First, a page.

Are We Alone? Some Scientists Certainly Think So.

Search for Extra Terrestial Life
Photo by Jonathan Borba

Life on Earth is plentiful and nearly all-encompassing to the point where it is hard to truly imagine what a ‘lifeless’ area would look like. Nevertheless, we have only to look away from the Earth to find such places. Our Moon and other planets in our solar system are all utterly devoid of life. Only Mars is thought to have had microbes at some point long ago, but no plants, animals, people, etc.

This stark contrast is daunting and has puzzled people for as long as we were aware of the fact that there was in fact no life on these planets. One potential answer for this problem is the so-called ‘Rare Earth theory‘, presented by paleontologist Peter Ward and astronomer Donald Brownlee in 2000.

The Rare Earth Theory

The duo combined their expertise in an attempt to find a reason for why Earth was so unique in our solar system. In a book titled ‘Rare Earth: Why Complex Life is Uncommon in the Universe’ (Copernicus Books, 2000) they explain how many seemingly small details about our planet help in making it habitable. Some obvious requirements are the planet that the planet has to be inside of the ‘Goldilocks Zone’, have a mass large enough to retain an atmosphere, a magnetic field to protect life from radiation, a small tilt for mild seasonal changes, a Moon that causes tides and stabilizes its axis, plate tectonics and much more.

Most of the other rocky planets in our solar system, and even some of the moons around Saturn and Jupiter, fulfill some of these requirements but never all. This could be the reason for why life does not form there. For example, Mars once had liquid water and even an atmosphere but was not heavy enough to keep them from evaporating into space. On the other hand, Europa has liquid water and warmth caused by the tidal forces of its host planet and is in fact the strongest candidate for extra-terrestrial life in our solar system.

The duo does not dispute that simple life can and does exist out there, simply because of how hardy and adaptable bacteria are on Earth. However, they do think that more complex multi-cellular life is much rarer due to the fact that it needs much more favorable and stable environments to flourish. They give Earth as an example, where we can see that complex life has only been possible for about 10-20% of its lifetime. The rest of the time the planet was either barren or only populated by microbes.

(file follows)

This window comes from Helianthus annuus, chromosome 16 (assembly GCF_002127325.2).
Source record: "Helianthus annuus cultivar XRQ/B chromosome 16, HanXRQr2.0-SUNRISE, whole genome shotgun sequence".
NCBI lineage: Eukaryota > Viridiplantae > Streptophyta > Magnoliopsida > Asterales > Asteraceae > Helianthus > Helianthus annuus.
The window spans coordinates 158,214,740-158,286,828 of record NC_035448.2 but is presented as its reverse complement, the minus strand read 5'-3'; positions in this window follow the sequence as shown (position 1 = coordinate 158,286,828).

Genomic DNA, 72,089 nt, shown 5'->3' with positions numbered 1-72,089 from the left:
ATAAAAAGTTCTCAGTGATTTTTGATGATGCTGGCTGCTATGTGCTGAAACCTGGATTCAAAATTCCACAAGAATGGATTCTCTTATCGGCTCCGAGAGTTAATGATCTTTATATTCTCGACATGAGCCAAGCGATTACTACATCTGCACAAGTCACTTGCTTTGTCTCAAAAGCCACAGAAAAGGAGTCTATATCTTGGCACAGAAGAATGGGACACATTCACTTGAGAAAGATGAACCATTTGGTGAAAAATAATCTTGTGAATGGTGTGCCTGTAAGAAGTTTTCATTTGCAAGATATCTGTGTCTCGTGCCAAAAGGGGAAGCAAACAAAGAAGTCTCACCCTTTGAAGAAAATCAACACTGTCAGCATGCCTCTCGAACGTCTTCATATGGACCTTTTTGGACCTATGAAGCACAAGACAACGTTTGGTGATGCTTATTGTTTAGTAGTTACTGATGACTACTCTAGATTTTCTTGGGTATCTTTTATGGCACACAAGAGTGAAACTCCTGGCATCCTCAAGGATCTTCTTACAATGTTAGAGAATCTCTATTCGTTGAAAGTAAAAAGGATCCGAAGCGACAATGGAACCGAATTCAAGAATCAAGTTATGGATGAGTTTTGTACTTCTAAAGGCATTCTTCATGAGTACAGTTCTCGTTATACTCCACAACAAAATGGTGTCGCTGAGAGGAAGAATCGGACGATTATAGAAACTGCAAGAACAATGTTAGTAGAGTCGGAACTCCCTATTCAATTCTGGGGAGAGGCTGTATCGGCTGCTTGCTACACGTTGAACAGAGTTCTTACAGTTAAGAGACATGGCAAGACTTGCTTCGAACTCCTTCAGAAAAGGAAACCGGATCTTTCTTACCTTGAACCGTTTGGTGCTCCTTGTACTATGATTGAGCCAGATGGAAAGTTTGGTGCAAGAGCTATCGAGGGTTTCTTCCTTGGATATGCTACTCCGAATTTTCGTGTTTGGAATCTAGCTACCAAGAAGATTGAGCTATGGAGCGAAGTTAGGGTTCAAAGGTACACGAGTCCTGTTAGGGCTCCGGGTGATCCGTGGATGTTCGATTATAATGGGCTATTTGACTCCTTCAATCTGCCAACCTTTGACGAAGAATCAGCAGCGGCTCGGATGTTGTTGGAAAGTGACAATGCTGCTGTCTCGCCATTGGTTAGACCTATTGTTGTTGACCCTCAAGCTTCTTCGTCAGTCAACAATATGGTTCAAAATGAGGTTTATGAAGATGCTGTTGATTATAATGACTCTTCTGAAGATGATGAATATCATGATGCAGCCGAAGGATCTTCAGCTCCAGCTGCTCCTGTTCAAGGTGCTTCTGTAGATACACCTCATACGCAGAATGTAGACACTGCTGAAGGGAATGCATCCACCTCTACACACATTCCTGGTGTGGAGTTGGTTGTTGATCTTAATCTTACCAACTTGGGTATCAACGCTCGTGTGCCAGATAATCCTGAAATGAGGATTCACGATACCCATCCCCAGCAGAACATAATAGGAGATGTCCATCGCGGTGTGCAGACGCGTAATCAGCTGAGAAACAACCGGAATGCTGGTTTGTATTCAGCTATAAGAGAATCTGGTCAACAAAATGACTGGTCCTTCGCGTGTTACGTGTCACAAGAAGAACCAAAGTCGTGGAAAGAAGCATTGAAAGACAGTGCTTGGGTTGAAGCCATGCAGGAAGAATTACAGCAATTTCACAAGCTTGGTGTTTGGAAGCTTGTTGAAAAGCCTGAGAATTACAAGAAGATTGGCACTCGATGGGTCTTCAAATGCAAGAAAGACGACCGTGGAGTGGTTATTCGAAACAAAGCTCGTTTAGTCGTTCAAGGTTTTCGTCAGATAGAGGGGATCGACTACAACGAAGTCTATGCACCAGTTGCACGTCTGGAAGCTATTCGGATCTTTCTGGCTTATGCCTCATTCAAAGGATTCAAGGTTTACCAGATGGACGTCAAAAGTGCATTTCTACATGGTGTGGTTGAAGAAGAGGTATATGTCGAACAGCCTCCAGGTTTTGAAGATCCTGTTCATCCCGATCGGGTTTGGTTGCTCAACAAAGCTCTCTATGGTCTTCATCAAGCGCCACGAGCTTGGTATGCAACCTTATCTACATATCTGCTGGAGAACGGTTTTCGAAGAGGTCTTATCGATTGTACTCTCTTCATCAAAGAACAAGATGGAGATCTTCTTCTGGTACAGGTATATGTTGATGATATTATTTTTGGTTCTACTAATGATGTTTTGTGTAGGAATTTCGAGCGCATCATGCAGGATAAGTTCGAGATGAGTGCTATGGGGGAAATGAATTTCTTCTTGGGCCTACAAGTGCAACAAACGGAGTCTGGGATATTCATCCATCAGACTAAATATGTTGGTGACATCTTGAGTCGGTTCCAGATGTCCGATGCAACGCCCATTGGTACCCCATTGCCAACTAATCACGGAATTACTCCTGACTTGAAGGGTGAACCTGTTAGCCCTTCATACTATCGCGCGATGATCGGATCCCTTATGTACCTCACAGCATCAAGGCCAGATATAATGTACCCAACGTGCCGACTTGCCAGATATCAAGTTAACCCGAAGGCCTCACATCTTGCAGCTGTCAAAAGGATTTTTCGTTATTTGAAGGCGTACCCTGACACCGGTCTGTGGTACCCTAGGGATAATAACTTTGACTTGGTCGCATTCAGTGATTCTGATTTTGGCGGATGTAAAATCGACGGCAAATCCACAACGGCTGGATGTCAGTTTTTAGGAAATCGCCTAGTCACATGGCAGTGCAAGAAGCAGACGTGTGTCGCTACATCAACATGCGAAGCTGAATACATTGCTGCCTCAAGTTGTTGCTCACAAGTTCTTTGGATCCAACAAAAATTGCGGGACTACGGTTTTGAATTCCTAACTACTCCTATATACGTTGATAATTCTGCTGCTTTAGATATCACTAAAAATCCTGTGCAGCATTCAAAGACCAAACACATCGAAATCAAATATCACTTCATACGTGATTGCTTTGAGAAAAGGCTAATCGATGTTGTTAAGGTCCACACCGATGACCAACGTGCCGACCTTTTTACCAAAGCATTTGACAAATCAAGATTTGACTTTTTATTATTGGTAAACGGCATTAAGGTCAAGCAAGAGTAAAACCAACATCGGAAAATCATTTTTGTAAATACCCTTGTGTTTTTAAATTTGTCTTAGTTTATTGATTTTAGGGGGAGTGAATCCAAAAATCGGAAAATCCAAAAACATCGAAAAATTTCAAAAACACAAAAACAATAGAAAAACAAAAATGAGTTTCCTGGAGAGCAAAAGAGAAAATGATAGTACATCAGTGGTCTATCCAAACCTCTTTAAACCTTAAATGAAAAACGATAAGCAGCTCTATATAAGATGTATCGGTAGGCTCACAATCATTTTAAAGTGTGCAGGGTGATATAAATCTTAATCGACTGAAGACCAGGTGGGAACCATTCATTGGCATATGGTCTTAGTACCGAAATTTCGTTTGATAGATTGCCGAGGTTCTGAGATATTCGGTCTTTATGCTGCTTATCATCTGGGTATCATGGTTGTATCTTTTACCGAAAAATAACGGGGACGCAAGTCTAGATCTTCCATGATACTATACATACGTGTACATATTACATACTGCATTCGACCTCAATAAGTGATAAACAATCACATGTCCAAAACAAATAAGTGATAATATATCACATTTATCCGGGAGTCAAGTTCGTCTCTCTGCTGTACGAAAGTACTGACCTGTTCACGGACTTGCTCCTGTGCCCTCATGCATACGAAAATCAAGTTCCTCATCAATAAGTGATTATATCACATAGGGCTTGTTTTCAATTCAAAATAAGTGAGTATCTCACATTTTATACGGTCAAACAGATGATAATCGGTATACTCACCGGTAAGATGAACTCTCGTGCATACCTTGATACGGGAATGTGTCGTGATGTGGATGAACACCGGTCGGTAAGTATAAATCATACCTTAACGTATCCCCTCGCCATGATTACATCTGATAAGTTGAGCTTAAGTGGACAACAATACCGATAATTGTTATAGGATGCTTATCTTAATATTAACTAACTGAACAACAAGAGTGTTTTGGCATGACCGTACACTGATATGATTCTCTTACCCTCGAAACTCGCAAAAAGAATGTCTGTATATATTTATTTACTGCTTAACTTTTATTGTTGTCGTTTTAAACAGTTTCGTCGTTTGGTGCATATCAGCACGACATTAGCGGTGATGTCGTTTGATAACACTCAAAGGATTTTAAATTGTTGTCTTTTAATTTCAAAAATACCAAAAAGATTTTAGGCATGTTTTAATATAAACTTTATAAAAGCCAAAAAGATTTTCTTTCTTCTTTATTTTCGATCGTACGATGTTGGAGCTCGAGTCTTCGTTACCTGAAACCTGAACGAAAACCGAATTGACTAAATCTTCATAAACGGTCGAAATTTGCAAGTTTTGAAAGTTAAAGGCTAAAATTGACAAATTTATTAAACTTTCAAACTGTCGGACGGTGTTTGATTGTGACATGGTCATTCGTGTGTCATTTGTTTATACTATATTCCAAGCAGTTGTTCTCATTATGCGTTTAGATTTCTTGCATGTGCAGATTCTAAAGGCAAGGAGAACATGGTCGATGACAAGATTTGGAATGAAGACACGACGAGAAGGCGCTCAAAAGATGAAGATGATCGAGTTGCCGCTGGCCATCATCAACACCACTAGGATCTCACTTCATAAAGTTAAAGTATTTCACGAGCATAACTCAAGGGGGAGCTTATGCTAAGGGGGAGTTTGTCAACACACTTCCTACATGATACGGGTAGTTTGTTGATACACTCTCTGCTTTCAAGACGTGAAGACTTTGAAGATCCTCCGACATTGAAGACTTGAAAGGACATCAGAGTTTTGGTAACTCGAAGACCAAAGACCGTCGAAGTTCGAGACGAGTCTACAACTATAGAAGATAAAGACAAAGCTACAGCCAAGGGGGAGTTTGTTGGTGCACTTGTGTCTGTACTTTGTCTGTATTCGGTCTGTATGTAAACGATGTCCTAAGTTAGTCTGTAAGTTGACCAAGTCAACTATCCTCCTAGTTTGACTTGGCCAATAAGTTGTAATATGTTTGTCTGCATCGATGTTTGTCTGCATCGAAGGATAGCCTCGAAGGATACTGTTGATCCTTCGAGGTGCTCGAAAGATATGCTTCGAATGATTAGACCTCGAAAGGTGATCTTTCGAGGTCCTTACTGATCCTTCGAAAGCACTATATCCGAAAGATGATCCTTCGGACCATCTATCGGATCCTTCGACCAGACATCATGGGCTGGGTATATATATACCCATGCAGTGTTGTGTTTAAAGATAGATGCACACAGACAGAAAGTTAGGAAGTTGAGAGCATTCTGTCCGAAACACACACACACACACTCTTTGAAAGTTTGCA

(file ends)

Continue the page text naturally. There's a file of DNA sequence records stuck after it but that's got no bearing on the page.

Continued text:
Not Everyone Convinced

On the other hand, it is important to mention that there are many detractors to this theory, especially to the specificity of it. If we go back to the case of Europa, it is clear that life would be possible there despite the distance from the Sun, lack of an atmosphere, lack of a magnetic field, and plate tectonics. Instead, the moon has a hard shell of ice that insulates the liquid water inside, as well as strong tidal forces that move its insides and warm it up. Life in such a place would not be like we know it and certainly not utilize chlorophylls to convert light into energy. Instead, it would likely be closer to the thermophilic life that can be found at the bottom of our oceans, huddled around thermal vents. On top of that, their hypothesis assumes that life as we know it is the only type of life that is possible, which is a bold claim in the eyes of many astronomers.

Regardless of who we side with, it is clear that more research is needed. Rovers on Mars will keep looking for signs of past life, and telescopes including the newly-launched James-Webb Space telescope will study the atmospheres of extra-solar planets in our galaxy for signs of (complex) life. All in all, it is important to remember that absence of evidence is not evidence of absence.

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